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Unauthorized pyrotechnics appear to be cause of fiery Gilbert plane crash

(National Transportation Safety Board Photo)

PHOENIX – A skydiving plane’s unauthorized pyrotechnics display appears to be the culprit in the aircraft’s fiery crash into a Gilbert house three years ago.

A National Transportation Safety Board Aviation Accident Factual Report released last week says the sparkler device attached to the Cessna 182P’s step was not part of the plans cleared by the Federal Aviation Administration for the nighttime jump during the town’s Constitution Fair on Sept. 17, 2016.

Shortly after the device was activated by a jumper, the pilot and lead jumper, who was also a co-owner of the plane, heard an explosion, the report says. They also saw damage to the aircraft and a fire on the left wing, near where the pyrotechnics box was mounted.

The device had been attached with wires that ran through holes drilled through the landing gear bulkhead and cabin floor.

The investigation of the wreckage revealed evidence “consistent with an explosion that originated from the inside of the pyrotechnics box,” the report says.

Four skydivers parachuted to the ground without injury. The pilot stayed in longer, attempting a maneuver he hoped would put out the fire, but put in a distress call before parachuting out.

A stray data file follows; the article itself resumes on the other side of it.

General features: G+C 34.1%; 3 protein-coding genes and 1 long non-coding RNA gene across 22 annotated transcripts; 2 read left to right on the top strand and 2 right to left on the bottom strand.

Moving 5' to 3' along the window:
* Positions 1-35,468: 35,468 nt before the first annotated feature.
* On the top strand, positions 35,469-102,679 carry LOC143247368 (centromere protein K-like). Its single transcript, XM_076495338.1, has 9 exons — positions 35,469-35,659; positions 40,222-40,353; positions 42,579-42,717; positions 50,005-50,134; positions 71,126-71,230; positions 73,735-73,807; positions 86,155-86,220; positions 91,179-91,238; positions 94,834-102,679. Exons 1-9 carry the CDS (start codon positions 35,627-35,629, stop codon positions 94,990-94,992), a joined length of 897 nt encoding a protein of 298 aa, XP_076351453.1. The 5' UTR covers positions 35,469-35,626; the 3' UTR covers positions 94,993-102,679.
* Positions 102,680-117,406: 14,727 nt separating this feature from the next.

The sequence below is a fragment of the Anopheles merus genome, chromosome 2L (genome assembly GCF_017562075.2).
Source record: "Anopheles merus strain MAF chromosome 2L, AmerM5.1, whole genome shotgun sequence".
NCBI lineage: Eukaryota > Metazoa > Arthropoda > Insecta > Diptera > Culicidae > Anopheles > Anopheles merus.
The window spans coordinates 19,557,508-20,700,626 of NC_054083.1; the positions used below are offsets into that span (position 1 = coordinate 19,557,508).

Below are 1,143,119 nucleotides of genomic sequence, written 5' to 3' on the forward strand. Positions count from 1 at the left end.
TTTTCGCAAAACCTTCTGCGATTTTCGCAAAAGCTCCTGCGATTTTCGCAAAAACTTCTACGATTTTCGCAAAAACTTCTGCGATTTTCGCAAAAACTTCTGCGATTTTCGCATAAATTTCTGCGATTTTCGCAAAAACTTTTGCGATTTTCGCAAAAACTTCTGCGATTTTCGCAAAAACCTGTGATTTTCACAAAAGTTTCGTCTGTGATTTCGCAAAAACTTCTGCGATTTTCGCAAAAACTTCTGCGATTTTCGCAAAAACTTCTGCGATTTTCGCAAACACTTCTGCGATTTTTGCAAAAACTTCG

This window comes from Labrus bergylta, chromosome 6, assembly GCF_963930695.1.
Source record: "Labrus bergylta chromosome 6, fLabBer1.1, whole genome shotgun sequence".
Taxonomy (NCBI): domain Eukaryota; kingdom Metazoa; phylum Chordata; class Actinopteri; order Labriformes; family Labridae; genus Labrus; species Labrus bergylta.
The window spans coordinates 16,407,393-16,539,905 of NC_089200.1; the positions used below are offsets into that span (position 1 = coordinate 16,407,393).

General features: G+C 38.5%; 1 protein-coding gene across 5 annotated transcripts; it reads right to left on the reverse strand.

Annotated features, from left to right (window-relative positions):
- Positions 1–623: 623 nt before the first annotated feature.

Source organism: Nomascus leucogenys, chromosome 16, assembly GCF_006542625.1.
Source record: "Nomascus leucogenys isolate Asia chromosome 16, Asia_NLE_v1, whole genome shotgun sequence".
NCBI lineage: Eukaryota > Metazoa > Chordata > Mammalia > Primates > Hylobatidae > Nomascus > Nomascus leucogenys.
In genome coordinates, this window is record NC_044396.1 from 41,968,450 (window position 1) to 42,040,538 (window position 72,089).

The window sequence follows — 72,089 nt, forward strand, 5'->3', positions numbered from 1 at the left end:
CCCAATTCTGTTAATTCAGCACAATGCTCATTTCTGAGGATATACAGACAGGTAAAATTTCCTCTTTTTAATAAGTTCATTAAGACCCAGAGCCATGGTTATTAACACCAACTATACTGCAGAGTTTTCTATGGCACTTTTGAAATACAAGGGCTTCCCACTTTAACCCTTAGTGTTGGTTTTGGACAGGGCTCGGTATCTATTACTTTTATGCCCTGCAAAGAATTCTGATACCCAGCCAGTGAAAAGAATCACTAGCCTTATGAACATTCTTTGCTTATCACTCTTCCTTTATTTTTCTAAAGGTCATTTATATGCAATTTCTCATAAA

The flaming plane crashed into the back half of a home near Gilbert and Ray roads. The house was destroyed from the impact and ensuing fire.

The pilot was hospitalized with burns, the only serious injuries from the incident. One occupant in the house suffered a minor injury.

The plane had departed from Chandler Municipal Airport just after 7 p.m. and crashed about 15 minutes later.

Most of the wreckage was found in the house and backyard. The area behind the back fence was an open field.

The pilot passed tests for alcohol and drugs, other than what was used to treat his injuries, according to the report.

The final report on the incident from the National Transportation Safety Board Aviation is still pending.

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